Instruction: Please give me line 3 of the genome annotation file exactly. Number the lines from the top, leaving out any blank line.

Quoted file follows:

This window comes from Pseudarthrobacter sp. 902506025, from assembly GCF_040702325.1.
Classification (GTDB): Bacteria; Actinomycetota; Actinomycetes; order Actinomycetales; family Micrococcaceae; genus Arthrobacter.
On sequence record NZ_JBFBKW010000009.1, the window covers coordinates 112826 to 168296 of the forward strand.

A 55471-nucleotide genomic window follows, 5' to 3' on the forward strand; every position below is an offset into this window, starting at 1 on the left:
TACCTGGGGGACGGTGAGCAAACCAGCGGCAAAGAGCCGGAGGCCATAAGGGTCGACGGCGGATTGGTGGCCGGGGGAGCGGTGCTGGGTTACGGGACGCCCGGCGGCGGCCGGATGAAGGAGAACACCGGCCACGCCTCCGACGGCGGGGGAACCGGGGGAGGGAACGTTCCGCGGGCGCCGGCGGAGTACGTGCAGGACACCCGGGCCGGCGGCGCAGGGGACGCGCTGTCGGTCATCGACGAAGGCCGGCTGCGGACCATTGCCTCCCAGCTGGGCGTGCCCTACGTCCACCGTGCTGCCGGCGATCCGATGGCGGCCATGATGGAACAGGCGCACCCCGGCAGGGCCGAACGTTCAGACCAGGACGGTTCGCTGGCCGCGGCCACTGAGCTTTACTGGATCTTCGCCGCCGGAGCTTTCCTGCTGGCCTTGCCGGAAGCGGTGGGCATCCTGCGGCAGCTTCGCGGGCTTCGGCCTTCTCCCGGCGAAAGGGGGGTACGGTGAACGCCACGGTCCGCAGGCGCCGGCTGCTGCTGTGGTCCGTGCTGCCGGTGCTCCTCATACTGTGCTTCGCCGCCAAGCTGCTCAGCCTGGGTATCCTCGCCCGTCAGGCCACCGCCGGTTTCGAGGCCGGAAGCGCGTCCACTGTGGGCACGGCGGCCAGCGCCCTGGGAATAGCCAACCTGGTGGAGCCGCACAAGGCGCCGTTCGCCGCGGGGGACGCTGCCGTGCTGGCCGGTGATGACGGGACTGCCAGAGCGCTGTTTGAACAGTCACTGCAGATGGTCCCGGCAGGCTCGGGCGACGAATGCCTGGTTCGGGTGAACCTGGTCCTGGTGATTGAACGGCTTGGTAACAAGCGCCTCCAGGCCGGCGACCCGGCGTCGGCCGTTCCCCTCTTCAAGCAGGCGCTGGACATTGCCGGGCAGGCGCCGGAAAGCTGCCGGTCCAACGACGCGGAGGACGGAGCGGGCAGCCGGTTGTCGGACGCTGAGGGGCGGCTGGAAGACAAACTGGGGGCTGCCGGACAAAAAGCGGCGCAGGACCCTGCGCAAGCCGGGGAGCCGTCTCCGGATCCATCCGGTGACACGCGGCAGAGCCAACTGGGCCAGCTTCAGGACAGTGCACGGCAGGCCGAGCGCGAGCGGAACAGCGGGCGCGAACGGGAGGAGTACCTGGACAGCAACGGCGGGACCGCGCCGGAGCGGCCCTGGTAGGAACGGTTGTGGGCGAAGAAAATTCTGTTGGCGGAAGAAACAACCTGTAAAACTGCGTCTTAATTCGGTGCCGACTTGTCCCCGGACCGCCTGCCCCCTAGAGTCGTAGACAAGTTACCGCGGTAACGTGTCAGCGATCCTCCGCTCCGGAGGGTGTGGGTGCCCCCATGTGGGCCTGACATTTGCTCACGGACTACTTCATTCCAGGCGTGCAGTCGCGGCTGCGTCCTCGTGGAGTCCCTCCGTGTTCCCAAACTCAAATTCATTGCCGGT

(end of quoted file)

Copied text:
On sequence record NZ_JBFBKW010000009.1, the window covers coordinates 112826 to 168296 of the forward strand.